This page is about understanding the LoRa RF modulation format.
LoRa is an abbreviation of Long Range, meaning it is an radio modulation format that gives longer range than straight FSK modulation. This is achieved by a combination of methods: it uses a spread spectrum technique called Chirp Spread Spectrum (CSS) and it uses forward error coding (in combination with whitening and interleaving).
To transmit or receive LoRa signals, you need to buy hardware that supports this modulation format.
The goal of this project is to collect more detailed information on the LoRa modulation and packet format. A concrete result could be that someone writes software which makes it possible to receive and decode LoRa signals with a cheap software defined radio, like rtlsdr.
- 2015-02-19: ran into this patent EP2763321, it explains a lot of the details investigated here, like the symbol encoding, interleaving method
- 2015-02-16: can no longer get a decode to work with rtl-sdrangelove (something changed), sdrangel still works
- 2015-01-17: decoded a transmission from an RFM95 module in software using sdrangelove lora plugin (just use the right settings ...)
The LoRa modulation appears to be defined by the following basic parameters:
- the bandwidth BW, meaning the difference in minimum and maximum frequency
- the spreading factor SF, this is a measure for the number of bits encoded per symbol
- the coding rate CR, this is a measure for the amount of forward error correction
Additionally the following settings can be changed:
- preamble length and SyncWord value
- whether an explicit header is sent with the message, this header contains information about the parameter of the rest of the message (payload length, the CR parameter, CRC presence)
- presence of a 16-bit CRC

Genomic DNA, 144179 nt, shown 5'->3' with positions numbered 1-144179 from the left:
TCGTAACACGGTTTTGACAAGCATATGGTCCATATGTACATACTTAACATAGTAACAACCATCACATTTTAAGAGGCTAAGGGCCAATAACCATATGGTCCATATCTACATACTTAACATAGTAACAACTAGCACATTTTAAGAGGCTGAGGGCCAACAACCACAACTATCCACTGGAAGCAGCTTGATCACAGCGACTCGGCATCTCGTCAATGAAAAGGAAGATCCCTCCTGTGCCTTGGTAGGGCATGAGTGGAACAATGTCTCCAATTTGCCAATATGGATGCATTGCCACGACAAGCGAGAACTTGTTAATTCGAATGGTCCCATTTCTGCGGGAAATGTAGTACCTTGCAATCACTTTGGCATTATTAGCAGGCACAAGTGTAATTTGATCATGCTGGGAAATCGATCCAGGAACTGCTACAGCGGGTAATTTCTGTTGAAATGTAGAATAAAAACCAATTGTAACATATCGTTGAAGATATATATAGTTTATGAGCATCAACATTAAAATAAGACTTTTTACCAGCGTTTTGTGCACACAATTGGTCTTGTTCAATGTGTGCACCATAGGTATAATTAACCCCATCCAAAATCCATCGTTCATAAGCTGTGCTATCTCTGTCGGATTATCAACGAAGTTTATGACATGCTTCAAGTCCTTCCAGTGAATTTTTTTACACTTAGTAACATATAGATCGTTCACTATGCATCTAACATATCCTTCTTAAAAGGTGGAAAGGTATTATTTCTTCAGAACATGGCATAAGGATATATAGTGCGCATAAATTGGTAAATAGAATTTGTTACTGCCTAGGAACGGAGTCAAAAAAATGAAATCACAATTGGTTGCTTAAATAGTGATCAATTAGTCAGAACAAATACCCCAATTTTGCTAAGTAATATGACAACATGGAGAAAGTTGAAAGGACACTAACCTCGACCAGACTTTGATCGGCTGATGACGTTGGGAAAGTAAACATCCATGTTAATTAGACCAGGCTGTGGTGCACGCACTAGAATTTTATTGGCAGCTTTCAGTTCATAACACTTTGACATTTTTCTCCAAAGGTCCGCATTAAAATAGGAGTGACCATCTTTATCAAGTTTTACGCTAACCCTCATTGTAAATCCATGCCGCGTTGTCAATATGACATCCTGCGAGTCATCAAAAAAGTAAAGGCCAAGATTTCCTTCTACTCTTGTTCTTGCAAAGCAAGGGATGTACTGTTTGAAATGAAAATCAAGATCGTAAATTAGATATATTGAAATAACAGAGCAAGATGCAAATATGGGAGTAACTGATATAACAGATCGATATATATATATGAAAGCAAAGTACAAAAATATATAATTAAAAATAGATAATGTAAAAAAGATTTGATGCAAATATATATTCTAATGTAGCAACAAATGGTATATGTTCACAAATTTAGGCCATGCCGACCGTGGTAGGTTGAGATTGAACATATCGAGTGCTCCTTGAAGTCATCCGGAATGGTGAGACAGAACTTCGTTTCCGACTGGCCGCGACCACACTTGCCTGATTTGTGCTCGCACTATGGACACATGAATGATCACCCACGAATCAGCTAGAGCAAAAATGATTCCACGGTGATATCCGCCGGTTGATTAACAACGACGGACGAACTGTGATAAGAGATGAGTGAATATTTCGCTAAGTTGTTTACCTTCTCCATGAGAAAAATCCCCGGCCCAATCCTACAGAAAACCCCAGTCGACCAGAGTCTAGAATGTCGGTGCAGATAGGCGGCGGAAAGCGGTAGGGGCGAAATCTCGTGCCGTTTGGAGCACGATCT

- the LowDataRateOptimization bit
On the air I have seen the following waveforms:
- a series of up-chirps at the start of a message (preamble), the number of up-chirps corresponds to the PreambleLength registers
- two up-chirps with a chirp-phase corresponding to the contents of the SyncWord register
- two down-chirps at the end of the preamble (sync-pattern)
- data-chirps, these consist only of up-chirps (like the preamble), but with a jump in the "phase"/timing of the chirp. The frequency shift of this jump likely encodes one symbol representing several data bits (SF bits per symbol).
One symbol has a length in time of (2^SF)/BW. Chirps seem to have a constant chirp rate for a specific modulation setting, both when going up and down. When the frequency of a chirp reaches the end of the band, it "wraps around" to the other side. One chirp nominally covers the entire bandwidth BW once during one symbol time.
The image on the right shows the LoRa spectrogram for a short message as recorded by gqrx, when sending a 1-byte payload (with settings SF=12,BW=8,CR=4/8, implicit header). At the bottom of the spectrogram you can see the preamble consisting of 10 up-chirps and 2 down-chirps. At the top of the spectrogram you see the data portion of the signal, consisting solely of up-chirps.
Since the LoRa signal is basically a single carrier being swept over a certain bandwidth in a specific way, it is possible to recover the frequency by FM demodulation of the signal generated by a Semtech chip. This allows for a more compact representation of the signal for analysis.